Science 6 February 2015: Vol. 347 no. 6222 p. 686. DOI: 10.1126/science.347.6222.686.
As a child of mixed ancestry growing up 5 decades ago in the Harlem and Bronx neighborhoods of New York City, Erich Jarvis was immersed in the teachings of civil rights leaders. From Martin Luther King Jr., he took the precept to “love everybody, accept everybody.” Malcolm X inspired him to succeed “by any means necessary.” Both principles have served him well in science, says Jarvis, now a prominent neurobiologist. Jarvis is a natural collaborator and also an opportunist. “I try to accept any kind of tool or any type of technology that I need to use to answer my questions,” he says.
These days, the Duke University professor and Howard Hughes Medical Institute investigator studies the molecular mechanisms underlying the capacity for spoken language, a uniquely human trait. His work was featured prominently in the 12 December Science special issue. (You can read it at scim.ag/1v9GcNv.) It required an unusual collaboration with researchers studying a seemingly different topic: the evolution of birds.
Parrots, songbirds, and hummingbirds are among the few animals capable of imitating sounds they hear, a trait called vocal learning. Jarvis wanted to compare the genomes of vocal-learning birds with their nonvocal-learning evolutionary cousins. He first teamed up with Genome 10K, a project aiming to sequence the genomes for 10,000 vertebrate species, and when he heard about another parallel bird-sequencing project, he helped bring everyone together to create a coalition. “Some people say competition leads to greater advances, but I’ve found that coordinating, and forming collaborations and cooperating, actually works just as well if not better,” he says.
Jarvis took an indirect route to science. A student at New York City’s High School of Performing Arts, the setting for the 1980 movie Fame, he earned an audition with Alvin Ailey American Dance Theater, a prestigious modern dance company. He chose science instead. “My mother always taught me to do something that has a positive impact on the planet, and I felt I could do that better as a scientist than as a dancer,” he explains. “Science and dance are very similar to me. They both require discipline, creativity, invention, and lots of effort that in the end rewards you with something new.”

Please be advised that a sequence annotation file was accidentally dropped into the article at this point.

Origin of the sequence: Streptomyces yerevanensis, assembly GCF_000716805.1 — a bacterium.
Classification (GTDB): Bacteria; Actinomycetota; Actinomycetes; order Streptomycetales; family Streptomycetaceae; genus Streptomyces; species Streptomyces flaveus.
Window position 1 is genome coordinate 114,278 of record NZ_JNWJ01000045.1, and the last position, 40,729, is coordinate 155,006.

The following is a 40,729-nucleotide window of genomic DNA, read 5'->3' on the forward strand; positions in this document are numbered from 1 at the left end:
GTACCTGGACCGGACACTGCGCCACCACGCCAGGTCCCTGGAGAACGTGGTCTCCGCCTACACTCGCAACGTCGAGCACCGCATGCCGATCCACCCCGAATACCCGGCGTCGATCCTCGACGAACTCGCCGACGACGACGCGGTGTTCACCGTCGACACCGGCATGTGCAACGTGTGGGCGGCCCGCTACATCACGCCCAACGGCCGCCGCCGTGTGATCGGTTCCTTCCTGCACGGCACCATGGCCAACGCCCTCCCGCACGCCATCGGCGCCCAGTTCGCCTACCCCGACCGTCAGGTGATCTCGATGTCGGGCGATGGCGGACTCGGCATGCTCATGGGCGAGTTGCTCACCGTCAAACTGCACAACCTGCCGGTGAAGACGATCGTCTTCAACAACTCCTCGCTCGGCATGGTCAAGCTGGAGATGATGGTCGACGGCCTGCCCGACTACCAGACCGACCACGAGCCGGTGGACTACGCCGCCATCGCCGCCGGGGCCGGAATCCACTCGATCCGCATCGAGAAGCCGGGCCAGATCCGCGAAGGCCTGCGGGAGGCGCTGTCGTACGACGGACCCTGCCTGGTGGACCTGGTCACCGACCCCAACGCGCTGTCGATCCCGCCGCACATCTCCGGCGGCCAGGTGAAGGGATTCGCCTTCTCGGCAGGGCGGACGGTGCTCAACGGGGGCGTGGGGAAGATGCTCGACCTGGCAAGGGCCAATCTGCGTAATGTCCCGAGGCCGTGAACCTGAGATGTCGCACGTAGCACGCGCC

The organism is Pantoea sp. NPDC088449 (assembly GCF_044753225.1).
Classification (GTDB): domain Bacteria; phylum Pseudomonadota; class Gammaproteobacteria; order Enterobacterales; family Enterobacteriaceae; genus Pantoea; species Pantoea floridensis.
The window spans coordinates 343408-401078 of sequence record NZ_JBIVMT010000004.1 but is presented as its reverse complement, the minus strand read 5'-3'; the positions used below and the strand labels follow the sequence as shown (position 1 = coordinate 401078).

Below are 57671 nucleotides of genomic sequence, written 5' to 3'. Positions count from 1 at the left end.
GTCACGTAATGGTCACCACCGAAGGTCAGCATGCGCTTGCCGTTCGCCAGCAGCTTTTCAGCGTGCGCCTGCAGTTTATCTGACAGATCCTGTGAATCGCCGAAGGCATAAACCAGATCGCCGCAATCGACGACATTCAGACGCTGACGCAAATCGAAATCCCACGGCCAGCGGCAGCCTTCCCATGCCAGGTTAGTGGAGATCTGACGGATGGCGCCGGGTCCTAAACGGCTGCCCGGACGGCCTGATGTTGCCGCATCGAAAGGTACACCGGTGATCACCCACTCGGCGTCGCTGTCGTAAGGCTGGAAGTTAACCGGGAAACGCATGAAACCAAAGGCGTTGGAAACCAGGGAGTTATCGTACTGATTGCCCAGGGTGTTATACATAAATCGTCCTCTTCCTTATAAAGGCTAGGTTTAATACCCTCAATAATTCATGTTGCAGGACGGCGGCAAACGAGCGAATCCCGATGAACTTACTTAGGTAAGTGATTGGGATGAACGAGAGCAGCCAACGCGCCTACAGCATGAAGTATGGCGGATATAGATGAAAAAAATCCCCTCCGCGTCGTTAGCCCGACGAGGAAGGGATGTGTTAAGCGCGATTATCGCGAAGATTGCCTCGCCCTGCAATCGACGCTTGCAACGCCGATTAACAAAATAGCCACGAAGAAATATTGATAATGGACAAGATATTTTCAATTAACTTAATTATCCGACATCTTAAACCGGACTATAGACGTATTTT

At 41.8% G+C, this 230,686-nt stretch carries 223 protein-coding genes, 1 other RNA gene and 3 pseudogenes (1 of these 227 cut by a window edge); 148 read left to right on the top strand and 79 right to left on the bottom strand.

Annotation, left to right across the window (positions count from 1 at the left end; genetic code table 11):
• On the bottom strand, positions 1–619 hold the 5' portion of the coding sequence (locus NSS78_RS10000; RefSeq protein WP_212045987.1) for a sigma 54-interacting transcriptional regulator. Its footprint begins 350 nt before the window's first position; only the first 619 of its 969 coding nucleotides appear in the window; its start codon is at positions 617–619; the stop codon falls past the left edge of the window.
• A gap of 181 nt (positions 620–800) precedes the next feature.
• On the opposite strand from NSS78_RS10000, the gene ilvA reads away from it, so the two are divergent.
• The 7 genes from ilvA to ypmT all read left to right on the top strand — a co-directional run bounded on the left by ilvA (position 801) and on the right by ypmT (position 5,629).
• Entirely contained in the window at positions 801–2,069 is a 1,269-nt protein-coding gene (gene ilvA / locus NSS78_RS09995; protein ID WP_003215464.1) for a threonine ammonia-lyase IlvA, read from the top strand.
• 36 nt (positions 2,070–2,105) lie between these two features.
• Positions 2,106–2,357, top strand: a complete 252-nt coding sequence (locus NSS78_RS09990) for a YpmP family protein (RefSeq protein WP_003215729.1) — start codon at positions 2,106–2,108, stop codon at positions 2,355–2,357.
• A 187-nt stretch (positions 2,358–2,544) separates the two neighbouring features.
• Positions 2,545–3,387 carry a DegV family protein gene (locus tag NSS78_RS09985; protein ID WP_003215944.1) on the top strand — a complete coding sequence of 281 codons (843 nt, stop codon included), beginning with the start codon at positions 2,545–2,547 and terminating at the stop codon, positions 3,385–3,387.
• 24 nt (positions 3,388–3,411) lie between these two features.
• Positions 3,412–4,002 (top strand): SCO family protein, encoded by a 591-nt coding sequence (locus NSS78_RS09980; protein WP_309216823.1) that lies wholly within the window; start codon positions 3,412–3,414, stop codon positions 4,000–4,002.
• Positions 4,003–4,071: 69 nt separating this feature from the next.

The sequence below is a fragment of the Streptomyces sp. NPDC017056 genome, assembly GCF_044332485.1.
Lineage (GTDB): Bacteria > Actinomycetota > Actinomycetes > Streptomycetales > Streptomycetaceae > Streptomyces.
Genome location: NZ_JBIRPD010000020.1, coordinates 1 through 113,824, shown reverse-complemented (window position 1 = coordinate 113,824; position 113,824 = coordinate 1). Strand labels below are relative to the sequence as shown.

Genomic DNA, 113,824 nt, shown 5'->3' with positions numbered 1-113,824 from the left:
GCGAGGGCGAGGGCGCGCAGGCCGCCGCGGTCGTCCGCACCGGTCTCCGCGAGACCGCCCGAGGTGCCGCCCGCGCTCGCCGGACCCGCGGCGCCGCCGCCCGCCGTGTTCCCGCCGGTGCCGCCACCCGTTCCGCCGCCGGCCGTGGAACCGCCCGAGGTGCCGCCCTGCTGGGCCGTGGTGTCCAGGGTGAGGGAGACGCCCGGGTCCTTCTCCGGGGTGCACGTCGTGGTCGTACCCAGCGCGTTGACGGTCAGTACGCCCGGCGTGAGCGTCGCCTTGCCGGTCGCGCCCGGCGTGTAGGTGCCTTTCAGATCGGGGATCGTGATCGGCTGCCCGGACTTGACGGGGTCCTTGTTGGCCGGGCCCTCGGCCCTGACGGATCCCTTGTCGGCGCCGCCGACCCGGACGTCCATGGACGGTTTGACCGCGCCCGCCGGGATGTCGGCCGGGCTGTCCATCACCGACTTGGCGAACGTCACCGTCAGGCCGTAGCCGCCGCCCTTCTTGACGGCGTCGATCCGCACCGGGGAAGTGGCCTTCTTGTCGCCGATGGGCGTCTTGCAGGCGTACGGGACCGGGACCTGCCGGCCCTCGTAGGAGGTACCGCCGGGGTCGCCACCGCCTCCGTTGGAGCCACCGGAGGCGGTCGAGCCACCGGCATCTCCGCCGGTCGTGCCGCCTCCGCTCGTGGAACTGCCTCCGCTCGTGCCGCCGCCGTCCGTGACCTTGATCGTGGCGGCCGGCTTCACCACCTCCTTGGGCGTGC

His undergraduate research at Hunter College produced six papers. “A lot of people were surprised that a person of color could do this,” he says. “I remember people telling me that directly; they weren’t shy about it.” He encountered similar sentiments in graduate school at Rockefeller University, where some implied he was only there because of a quota, he says. “I remember internalizing this feeling that I’m not as good as others here and that I don’t belong here.”
When the time came to apply for faculty jobs, “I felt like I suddenly became a commodity because of the successes I had, like I was being sought after almost like a basketball player.” Yet his minority status continues to present challenges. “Anything that has to do with any kind of diversity issue, I’m called upon because I’m an underrepresented minority,” he says. “I am expected to hold two jobs. One is to be the best scientist I can be, like anybody else, and the other is to cure society’s disease. … I had to learn how to say ‘no’ to a lot of things in order for it to not take up my time and sink my science career.”
It’s not that he believes the issue is unimportant or solved. He says he could not have succeeded as a scientist without special programs and awards for minority researchers, “no matter how much talent I had.” He just wants more company—more researchers from underrepresented-minority backgrounds in faculty positions in the basic sciences, where they can “lead by example.” Science needs to be more visible as a career option, he says. “In my old neighborhoods, people haven’t heard the word Ph.D. that much. … They say, ‘What’s a Ph.D.?’”